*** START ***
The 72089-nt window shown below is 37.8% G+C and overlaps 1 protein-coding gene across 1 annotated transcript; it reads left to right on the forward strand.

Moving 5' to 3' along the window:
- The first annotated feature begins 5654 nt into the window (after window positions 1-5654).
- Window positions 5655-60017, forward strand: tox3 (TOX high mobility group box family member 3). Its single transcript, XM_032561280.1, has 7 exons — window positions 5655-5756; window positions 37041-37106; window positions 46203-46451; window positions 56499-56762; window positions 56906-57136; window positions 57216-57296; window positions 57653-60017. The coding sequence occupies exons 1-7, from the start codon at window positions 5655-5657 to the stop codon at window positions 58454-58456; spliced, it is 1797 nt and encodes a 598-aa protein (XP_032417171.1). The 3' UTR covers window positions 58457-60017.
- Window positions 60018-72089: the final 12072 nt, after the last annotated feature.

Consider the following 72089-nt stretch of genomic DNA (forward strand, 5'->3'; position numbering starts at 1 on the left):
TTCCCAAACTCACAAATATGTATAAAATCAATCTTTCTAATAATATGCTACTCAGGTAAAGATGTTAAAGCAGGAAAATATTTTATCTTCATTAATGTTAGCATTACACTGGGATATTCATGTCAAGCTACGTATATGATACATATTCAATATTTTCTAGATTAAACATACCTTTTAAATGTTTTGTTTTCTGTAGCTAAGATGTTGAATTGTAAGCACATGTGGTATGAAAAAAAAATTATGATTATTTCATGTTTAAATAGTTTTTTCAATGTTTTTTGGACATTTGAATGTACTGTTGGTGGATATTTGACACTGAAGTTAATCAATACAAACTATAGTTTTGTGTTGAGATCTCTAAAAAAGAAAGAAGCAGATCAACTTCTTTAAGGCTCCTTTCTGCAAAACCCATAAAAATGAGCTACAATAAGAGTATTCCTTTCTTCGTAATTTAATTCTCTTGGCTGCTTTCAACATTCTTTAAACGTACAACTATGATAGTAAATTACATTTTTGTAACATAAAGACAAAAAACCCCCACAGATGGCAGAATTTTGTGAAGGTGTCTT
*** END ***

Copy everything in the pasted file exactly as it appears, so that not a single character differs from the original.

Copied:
The 72089-nt window shown below is 37.8% G+C and overlaps 1 protein-coding gene across 1 annotated transcript; it reads left to right on the forward strand.

Moving 5' to 3' along the window:
- The first annotated feature begins 5654 nt into the window (after window positions 1-5654).
- Window positions 5655-60017, forward strand: tox3 (TOX high mobility group box family member 3). Its single transcript, XM_032561280.1, has 7 exons — window positions 5655-5756; window positions 37041-37106; window positions 46203-46451; window positions 56499-56762; window positions 56906-57136; window positions 57216-57296; window positions 57653-60017. The coding sequence occupies exons 1-7, from the start codon at window positions 5655-5657 to the stop codon at window positions 58454-58456; spliced, it is 1797 nt and encodes a 598-aa protein (XP_032417171.1). The 3' UTR covers window positions 58457-60017.
- Window positions 60018-72089: the final 12072 nt, after the last annotated feature.

Consider the following 72089-nt stretch of genomic DNA (forward strand, 5'->3'; position numbering starts at 1 on the left):
TTCCCAAACTCACAAATATGTATAAAATCAATCTTTCTAATAATATGCTACTCAGGTAAAGATGTTAAAGCAGGAAAATATTTTATCTTCATTAATGTTAGCATTACACTGGGATATTCATGTCAAGCTACGTATATGATACATATTCAATATTTTCTAGATTAAACATACCTTTTAAATGTTTTGTTTTCTGTAGCTAAGATGTTGAATTGTAAGCACATGTGGTATGAAAAAAAAATTATGATTATTTCATGTTTAAATAGTTTTTTCAATGTTTTTTGGACATTTGAATGTACTGTTGGTGGATATTTGACACTGAAGTTAATCAATACAAACTATAGTTTTGTGTTGAGATCTCTAAAAAAGAAAGAAGCAGATCAACTTCTTTAAGGCTCCTTTCTGCAAAACCCATAAAAATGAGCTACAATAAGAGTATTCCTTTCTTCGTAATTTAATTCTCTTGGCTGCTTTCAACATTCTTTAAACGTACAACTATGATAGTAAATTACATTTTTGTAACATAAAGACAAAAAACCCCCACAGATGGCAGAATTTTGTGAAGGTGTCTT